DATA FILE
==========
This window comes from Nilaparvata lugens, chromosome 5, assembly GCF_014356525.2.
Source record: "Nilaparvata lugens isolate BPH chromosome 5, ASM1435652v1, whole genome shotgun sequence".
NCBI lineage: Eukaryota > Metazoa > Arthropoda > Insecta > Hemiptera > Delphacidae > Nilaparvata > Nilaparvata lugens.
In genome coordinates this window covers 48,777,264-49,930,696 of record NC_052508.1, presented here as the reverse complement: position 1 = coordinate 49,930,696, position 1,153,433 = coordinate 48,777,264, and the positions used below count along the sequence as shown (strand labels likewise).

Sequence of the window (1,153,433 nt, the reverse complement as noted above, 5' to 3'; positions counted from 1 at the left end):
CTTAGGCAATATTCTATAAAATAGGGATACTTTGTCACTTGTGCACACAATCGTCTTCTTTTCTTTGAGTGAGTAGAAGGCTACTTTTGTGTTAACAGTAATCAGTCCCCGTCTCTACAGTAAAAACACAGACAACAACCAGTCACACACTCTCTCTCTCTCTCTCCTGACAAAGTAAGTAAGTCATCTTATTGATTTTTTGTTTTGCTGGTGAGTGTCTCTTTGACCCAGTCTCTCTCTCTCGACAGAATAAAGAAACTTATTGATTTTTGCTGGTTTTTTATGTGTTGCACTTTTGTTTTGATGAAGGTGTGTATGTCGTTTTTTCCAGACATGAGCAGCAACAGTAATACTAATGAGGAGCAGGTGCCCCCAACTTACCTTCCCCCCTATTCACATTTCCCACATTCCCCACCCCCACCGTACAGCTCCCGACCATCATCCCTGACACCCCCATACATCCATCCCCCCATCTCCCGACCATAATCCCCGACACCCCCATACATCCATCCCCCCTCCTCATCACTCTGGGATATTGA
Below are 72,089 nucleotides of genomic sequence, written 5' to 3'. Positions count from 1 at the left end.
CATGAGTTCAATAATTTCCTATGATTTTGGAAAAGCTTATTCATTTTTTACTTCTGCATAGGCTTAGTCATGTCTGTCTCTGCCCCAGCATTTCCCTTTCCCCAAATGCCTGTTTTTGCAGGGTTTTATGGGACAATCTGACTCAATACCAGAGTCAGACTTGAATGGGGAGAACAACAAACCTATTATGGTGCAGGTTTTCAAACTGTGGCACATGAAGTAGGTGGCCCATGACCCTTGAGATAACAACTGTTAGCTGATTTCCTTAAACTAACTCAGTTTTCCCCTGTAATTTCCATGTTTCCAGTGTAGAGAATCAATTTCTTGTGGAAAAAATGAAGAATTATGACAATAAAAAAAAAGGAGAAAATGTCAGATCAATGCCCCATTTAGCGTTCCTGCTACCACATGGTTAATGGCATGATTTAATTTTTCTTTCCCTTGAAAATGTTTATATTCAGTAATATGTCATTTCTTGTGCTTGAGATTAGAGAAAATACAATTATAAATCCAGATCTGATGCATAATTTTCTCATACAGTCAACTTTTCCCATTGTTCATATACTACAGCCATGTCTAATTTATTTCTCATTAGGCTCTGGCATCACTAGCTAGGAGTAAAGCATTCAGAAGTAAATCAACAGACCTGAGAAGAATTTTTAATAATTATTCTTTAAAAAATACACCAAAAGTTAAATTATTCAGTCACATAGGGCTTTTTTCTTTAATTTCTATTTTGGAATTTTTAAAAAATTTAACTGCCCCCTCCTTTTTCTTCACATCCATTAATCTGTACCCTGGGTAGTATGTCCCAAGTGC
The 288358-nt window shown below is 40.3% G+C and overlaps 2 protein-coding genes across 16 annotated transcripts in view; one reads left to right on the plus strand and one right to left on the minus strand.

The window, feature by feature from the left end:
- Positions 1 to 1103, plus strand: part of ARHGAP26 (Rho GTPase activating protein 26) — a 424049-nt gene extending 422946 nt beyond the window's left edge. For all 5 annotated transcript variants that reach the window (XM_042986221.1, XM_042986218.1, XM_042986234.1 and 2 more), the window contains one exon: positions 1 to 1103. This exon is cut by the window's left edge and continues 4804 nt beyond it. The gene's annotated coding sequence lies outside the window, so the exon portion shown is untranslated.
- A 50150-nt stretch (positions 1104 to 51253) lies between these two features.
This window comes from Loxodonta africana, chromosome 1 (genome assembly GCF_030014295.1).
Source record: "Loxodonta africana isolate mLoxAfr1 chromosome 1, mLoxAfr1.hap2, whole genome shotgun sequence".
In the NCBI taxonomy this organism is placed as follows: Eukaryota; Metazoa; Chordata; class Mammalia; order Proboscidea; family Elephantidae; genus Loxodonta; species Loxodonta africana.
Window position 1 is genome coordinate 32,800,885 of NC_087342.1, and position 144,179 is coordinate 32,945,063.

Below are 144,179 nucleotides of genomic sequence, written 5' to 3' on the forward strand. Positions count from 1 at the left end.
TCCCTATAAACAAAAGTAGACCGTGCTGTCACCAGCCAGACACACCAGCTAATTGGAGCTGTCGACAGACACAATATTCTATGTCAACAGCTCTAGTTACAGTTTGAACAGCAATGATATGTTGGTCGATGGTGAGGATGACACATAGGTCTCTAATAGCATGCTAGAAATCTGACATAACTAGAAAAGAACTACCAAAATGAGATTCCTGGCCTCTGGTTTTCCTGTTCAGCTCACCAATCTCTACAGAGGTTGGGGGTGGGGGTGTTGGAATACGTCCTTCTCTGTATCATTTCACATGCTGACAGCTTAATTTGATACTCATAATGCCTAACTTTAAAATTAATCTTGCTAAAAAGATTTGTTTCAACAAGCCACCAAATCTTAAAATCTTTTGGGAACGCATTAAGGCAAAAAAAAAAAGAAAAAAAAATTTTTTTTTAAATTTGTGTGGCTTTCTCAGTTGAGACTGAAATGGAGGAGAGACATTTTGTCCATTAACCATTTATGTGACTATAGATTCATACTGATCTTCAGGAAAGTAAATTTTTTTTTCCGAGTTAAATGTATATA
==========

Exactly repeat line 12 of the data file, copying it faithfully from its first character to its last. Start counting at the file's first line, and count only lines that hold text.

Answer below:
- A 50150-nt stretch (positions 1104 to 51253) lies between these two features.